Friday, October 01, 2010

Our brain connections become more sparse and sharp with aging.

I have the clear feeling that my 68-year old brain is more rye-crisp and sharp, less likely to experience rich emotional immersions in a passing moment, than my 28-year old brain was. I wonder if part of the explanation for this is suggested by work of Dosenbach et al., who recently have developed an index of resting-state functional connectivity (how tightly neuronal activities in distinct brain regions are correlated) from several three different data sets based on fMRI scans of 150 to 200 individuals from ages 6 to 35 years old. Networks become more sparse and sharp with brain maturation, as long-range connections increase while short-range connections decrease. Here is their abstract and a summary figure from the paper (I don't understand the statistics, but do give definitions of the abbreviations):
Group functional connectivity magnetic resonance imaging (fcMRI) studies have documented reliable changes in human functional brain maturity over development. Here we show that support vector machine-based multivariate pattern analysis extracts sufficient information from fcMRI data to make accurate predictions about individuals’ brain maturity across development. The use of only 5 minutes of resting-state fcMRI data from 238 scans of typically developing volunteers (ages 7 to 30 years) allowed prediction of individual brain maturity as a functional connectivity maturation index. The resultant functional maturation curve accounted for 55% of the sample variance and followed a nonlinear asymptotic growth curve shape. The greatest relative contribution to predicting individual brain maturity was made by the weakening of short-range functional connections between the adult brain’s major functional networks.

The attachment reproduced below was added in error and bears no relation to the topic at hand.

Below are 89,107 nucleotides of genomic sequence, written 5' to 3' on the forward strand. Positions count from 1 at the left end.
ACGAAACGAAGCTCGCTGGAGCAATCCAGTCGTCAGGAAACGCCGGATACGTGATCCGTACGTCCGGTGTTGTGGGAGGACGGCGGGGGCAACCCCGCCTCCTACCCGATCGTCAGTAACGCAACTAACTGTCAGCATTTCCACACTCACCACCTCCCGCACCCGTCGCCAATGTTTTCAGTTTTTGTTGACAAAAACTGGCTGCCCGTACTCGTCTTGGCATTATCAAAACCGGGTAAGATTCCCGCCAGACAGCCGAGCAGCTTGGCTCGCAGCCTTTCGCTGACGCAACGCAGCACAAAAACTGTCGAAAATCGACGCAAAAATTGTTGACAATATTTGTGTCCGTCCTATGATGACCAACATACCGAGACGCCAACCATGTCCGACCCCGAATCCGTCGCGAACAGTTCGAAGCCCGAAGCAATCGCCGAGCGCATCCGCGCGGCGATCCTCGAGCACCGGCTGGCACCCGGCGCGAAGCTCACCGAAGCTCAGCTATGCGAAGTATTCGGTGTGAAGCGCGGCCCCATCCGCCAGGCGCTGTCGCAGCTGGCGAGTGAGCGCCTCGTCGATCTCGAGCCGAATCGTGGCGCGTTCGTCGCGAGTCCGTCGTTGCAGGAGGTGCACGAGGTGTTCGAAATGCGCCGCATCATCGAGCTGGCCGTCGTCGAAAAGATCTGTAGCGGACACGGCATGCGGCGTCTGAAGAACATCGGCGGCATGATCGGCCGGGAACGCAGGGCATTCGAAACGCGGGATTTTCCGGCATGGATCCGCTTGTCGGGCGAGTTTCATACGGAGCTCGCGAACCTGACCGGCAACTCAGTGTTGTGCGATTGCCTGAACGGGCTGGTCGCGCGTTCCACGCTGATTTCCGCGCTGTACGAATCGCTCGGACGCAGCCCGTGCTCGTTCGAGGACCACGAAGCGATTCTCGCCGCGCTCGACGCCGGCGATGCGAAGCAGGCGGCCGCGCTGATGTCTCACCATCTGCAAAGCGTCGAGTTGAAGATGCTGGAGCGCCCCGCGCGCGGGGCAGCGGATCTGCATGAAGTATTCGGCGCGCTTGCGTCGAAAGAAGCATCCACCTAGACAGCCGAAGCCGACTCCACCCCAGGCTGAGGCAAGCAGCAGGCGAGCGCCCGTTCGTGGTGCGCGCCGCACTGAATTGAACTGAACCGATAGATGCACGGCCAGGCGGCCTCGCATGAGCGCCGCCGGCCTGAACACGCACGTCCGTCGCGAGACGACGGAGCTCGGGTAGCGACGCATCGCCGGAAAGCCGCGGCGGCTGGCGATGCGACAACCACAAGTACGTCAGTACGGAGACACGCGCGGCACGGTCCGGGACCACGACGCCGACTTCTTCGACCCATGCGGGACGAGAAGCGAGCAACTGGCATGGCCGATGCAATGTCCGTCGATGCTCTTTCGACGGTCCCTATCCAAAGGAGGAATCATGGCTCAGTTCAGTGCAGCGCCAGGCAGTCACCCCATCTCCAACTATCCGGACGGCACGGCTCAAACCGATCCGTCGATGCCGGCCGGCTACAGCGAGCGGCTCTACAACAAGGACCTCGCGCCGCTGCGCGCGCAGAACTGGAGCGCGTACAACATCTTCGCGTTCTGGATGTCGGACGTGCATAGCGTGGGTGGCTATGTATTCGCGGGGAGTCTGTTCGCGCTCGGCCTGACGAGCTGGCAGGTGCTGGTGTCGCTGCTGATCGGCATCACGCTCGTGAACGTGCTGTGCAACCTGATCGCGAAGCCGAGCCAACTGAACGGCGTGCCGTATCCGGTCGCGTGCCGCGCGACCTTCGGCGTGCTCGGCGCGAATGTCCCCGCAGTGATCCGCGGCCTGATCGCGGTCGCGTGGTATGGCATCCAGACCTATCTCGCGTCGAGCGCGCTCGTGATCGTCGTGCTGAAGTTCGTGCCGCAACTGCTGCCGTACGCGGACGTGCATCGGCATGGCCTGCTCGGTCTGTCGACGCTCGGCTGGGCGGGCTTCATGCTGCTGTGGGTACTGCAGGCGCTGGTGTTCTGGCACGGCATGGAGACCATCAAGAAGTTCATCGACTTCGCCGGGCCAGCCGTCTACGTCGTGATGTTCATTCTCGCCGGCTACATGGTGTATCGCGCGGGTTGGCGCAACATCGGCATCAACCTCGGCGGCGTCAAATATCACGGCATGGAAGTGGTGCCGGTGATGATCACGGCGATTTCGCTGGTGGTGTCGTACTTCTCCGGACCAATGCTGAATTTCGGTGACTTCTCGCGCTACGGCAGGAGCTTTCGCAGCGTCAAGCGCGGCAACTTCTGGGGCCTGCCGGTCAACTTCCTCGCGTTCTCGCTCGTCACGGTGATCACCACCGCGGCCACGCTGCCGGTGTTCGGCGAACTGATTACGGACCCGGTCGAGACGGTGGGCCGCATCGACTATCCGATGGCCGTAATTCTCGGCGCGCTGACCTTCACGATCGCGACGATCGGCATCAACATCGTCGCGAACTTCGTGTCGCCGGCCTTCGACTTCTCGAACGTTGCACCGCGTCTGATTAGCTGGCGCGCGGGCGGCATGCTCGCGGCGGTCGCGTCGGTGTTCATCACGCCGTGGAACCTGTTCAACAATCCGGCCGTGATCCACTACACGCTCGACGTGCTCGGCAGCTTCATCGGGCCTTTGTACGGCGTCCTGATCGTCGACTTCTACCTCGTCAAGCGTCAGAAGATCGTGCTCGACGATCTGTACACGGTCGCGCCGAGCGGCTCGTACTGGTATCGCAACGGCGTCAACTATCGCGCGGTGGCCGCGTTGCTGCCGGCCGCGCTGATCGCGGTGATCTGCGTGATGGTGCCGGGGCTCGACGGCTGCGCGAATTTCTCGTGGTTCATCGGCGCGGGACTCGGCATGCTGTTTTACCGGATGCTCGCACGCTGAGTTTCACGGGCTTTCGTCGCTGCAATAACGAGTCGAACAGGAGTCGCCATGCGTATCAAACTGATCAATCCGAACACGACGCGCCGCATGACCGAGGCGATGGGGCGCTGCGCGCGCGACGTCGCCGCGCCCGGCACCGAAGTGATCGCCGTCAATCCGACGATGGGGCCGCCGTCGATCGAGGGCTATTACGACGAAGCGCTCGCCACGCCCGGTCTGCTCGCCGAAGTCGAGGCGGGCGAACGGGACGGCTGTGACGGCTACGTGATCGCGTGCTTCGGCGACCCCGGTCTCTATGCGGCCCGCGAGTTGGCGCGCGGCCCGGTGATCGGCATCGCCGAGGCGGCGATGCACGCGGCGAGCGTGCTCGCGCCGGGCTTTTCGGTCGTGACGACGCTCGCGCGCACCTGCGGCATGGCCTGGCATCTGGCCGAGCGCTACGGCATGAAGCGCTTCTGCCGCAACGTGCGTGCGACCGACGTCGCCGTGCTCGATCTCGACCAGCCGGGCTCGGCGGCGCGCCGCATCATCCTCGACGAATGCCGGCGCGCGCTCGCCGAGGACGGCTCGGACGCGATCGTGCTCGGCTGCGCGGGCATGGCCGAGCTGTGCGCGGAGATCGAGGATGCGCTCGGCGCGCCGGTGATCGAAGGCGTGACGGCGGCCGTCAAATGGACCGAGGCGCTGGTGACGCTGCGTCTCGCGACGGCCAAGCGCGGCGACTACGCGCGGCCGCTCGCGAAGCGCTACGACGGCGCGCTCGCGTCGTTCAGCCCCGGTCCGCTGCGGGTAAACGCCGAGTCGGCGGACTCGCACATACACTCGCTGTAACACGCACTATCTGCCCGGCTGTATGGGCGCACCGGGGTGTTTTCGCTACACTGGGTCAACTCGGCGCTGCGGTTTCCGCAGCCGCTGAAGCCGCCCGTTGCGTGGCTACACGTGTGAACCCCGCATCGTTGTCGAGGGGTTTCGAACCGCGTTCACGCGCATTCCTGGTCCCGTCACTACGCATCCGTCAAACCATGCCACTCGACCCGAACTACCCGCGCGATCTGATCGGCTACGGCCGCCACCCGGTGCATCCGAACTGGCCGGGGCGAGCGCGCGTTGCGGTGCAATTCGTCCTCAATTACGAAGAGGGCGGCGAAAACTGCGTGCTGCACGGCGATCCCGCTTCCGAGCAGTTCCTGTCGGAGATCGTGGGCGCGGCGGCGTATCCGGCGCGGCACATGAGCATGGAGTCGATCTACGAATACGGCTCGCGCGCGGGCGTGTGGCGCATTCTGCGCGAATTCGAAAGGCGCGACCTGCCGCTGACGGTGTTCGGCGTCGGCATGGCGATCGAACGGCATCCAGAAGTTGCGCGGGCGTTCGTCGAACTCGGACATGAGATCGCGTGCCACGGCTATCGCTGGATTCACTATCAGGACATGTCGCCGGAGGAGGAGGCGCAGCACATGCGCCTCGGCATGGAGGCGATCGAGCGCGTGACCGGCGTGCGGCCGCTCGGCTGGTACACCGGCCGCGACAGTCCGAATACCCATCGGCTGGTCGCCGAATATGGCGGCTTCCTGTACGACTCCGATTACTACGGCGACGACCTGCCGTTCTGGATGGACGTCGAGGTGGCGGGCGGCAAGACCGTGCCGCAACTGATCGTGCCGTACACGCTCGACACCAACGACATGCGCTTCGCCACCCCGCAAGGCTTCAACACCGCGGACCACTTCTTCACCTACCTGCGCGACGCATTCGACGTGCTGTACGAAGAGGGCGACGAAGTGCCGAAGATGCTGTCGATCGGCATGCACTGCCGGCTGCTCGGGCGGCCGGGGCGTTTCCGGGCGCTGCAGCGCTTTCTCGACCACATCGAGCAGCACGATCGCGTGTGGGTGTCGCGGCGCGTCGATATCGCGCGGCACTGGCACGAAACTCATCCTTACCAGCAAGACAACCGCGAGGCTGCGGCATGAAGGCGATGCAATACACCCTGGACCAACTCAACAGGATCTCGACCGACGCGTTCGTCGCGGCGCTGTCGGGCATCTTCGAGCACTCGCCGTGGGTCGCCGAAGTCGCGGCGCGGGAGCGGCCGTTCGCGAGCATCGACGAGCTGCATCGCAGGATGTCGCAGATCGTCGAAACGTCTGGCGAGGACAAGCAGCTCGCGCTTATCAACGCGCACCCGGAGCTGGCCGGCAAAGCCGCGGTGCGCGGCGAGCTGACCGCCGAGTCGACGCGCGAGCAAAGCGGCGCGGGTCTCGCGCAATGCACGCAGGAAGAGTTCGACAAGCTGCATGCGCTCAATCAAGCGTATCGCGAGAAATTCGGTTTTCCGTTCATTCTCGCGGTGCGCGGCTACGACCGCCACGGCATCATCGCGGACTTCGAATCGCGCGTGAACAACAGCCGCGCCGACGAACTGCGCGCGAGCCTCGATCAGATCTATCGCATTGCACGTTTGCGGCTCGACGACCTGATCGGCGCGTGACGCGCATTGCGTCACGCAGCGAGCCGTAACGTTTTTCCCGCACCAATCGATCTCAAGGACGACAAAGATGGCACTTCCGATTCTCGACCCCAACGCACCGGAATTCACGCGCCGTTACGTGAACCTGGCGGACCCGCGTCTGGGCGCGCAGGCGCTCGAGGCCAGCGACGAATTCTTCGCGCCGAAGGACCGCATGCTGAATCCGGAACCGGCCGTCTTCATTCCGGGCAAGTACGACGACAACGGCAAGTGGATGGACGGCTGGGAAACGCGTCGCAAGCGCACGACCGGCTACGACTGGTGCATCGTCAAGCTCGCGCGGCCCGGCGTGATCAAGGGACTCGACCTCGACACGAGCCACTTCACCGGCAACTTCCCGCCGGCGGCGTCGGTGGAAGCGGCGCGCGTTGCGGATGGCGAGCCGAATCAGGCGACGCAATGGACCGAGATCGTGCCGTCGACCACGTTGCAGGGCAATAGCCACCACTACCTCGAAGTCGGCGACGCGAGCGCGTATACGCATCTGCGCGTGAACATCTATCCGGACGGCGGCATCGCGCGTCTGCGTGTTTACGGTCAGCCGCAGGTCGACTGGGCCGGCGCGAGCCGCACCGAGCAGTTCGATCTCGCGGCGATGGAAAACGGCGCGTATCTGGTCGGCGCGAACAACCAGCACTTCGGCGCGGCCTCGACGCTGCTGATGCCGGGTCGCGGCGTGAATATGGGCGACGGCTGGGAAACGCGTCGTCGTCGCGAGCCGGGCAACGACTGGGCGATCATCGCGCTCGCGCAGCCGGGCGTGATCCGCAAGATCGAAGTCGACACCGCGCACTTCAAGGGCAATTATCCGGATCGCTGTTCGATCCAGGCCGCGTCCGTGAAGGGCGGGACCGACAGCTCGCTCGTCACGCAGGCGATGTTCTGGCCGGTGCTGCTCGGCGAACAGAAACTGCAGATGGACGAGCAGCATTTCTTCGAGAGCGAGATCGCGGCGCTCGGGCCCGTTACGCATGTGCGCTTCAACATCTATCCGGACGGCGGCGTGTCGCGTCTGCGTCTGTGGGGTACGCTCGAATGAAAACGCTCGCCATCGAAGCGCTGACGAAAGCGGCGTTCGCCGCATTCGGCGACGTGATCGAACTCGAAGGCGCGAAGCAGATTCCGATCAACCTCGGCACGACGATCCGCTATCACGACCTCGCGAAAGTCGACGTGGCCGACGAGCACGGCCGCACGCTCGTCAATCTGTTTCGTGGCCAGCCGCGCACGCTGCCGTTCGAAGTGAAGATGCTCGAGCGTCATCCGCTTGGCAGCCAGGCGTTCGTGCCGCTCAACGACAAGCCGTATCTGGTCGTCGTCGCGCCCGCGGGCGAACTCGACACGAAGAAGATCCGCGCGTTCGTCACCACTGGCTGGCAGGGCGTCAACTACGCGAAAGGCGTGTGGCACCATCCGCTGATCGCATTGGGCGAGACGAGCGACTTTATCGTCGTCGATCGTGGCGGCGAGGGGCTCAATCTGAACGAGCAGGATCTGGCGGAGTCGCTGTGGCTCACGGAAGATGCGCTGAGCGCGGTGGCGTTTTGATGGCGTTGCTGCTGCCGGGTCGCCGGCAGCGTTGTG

Figure (click to enlarge): fcMVPA (functional connectivity multivariate pattern analysis) connection and region weights. The functional connections driving the SVR (support vector machines regression) brain maturity predictor are displayed on a surface rendering of the brain. The thicknesses of the 156 consensus functional connections scale with their weights. Connections positively correlated with age are shown in orange, whereas connections negatively correlated with age are shown in light green. Also displayed are the 160 ROIs (regions of interest) scaled by their weights (1/2 sum of the weights of all the connections to and from that ROI). The ROIs are color-coded according to the adult rs-fcMRI (resting state functional connectivity MRI networks) (cingulo-opercular, black; frontoparietal, yellow; default, red; sensorimotor, cyan; occipital, green; and cerebellum, dark blue).

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